Yesterday Ofcom announced that it had released BT from it’s shackles preventing it from selling discounted fixed line, broadband and TV – effectively letting the other providers such as Virgin Media, Talk Talk and BSkyB out compete.
BT has 14 million installed lines into UK homes versus 12 million for the others combined. In my view that would still remain a significant amount of the market share, especially given that BT Openreach’s services including local loop unbundling at the exchange is utilised by all the 400 service providers who do not have their own network.
I would now expect a price war – which is great for consumers, assuming all other factors, such as quality, customer service and fault resolution remain the same. My fear would be that in order to turn a profit with lower tarifs being offered those very services will suffer. We will see a balancing of the networks where they attempt to balance the service against the cost to optimise consumer take up.
BT’s share price rose nearly 5% yesterday on the announcement and nearly 2% today.
There must be more to this BlackBerry malarkey than just email and a few other features of Microsoft’s Outlook such as the Calendar and Contacts. Isn’t there?
There is, in fact, a plethora of useful applications and gizmos which can extend the use of your BlackBerry beyond the irritation of those around you. For example, Impatica (www.impatica.com) produces a way to convert your PowerPoints into a format that can be shown on the BlackBerry. This is useful for both intimate presentations over a cup of coffee, and also for reviewing on the train home. It also produces a handy piece of kit that sits on the back of a projector and connects using the BlackBerry’s Bluetooth to present direct from the BlackBerry. The BlackBerry itself becomes the means of delivering the presentation, and because of its size it is a natural pointing device and becomes the means of scrolling through the slides.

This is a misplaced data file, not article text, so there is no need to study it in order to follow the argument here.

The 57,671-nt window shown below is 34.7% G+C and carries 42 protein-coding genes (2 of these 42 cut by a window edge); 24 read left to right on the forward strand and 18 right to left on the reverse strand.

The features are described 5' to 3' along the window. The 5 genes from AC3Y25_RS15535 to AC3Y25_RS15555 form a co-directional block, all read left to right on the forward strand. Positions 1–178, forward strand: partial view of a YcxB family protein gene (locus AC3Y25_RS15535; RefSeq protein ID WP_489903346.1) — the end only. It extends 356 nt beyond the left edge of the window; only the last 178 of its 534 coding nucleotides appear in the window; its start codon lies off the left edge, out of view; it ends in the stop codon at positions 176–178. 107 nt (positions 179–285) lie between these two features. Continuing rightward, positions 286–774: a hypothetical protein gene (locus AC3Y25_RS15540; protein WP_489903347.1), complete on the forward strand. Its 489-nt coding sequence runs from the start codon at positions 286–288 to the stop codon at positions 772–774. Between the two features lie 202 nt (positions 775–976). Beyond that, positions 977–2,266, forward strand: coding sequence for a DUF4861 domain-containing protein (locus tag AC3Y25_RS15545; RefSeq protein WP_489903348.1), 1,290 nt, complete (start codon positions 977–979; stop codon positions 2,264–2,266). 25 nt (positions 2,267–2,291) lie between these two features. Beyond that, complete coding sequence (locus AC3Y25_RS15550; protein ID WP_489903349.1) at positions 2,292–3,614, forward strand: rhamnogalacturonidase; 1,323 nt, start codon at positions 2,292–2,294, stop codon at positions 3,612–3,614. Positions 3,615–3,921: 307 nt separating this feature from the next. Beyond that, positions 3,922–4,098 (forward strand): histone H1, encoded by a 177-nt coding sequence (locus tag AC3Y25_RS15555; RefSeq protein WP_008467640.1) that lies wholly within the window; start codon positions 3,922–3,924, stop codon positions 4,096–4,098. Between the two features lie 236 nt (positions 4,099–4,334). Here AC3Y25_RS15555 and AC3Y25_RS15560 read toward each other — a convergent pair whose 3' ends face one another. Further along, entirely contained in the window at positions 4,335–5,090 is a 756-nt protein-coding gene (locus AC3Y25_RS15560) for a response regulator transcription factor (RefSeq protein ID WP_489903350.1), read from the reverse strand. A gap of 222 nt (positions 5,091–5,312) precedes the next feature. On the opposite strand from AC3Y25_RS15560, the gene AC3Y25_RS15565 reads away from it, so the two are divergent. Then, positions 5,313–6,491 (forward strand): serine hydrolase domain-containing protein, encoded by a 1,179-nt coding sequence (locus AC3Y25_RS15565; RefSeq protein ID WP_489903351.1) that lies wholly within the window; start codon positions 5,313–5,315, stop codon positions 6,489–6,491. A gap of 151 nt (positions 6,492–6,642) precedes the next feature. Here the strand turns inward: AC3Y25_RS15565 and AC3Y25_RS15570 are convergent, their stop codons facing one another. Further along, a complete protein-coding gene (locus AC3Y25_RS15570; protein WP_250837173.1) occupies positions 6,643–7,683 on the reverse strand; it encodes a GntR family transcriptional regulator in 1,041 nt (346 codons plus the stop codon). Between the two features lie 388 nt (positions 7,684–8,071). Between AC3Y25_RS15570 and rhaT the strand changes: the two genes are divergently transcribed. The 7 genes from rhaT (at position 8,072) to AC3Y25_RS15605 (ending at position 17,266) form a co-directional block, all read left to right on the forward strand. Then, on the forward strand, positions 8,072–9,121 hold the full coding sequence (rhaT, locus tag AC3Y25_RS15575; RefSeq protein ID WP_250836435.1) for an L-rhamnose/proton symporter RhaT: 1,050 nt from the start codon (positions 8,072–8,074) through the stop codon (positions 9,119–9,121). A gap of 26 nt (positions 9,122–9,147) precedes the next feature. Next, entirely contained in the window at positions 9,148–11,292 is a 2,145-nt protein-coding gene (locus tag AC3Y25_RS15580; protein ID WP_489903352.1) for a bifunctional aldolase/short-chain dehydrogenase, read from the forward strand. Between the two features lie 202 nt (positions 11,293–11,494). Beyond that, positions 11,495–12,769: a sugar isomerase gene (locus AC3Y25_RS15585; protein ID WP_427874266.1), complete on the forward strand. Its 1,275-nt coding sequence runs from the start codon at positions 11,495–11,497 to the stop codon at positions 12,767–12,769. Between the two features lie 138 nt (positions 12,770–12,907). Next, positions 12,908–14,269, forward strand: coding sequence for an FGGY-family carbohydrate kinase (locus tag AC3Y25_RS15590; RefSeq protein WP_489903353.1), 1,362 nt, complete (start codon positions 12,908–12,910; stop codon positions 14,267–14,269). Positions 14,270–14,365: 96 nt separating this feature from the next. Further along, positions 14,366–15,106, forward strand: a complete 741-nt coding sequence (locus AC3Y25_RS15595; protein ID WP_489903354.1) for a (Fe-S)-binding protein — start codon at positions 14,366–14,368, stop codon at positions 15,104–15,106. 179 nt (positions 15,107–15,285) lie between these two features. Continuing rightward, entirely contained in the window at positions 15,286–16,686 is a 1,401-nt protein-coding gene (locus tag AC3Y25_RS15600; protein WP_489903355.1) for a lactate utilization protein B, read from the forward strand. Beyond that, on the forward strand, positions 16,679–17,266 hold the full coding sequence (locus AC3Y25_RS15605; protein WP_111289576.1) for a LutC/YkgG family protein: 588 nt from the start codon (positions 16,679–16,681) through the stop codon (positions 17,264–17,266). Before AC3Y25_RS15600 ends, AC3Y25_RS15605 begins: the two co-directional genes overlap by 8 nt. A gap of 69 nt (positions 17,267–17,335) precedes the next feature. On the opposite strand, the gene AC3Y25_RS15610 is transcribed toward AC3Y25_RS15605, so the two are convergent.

Idokorro makes a number of handy pieces of software useful for both architect and IT manager alike. This Canadian company produces Mobile File Manager, which lets you browse and manage files on your network shares and intranet. You can even email files to yourself for editing and forwarding on.
|“Impatica can convert your PowerPoints into a format that can be shown on a BlackBerry”
Idokorro also produces a client for Citrix — this will allow you to connect to your practice’s Citrix server to access applications that have been published there. Obviously some applications will work better than others such as office productivity tools, where screen size is not so important. Some will not such as cad or graphics tools, but it may be useful to get a feel for what is going on, like a quick review of a concept. Other tools, for example PDF writers, can be used this way, extending options for working away from the office.
Finally Idokorro also produces a Mobile Desktop client which can use either virtual network computing (VNC) or the connectivity found in Windows XP and Windows 2003 Server, called remote desktop protocol. The VNC cannot use encryption, but this is tempered by the fact that you are accessing PCs while effectively being inside your network. Remote Desktop is a lot smoother, and both have features to allow easy scrolling of a desktop on a small screen. This is a very useful tool for those who work in IT or other support functions as it allows the management of servers, as well as other important PCs.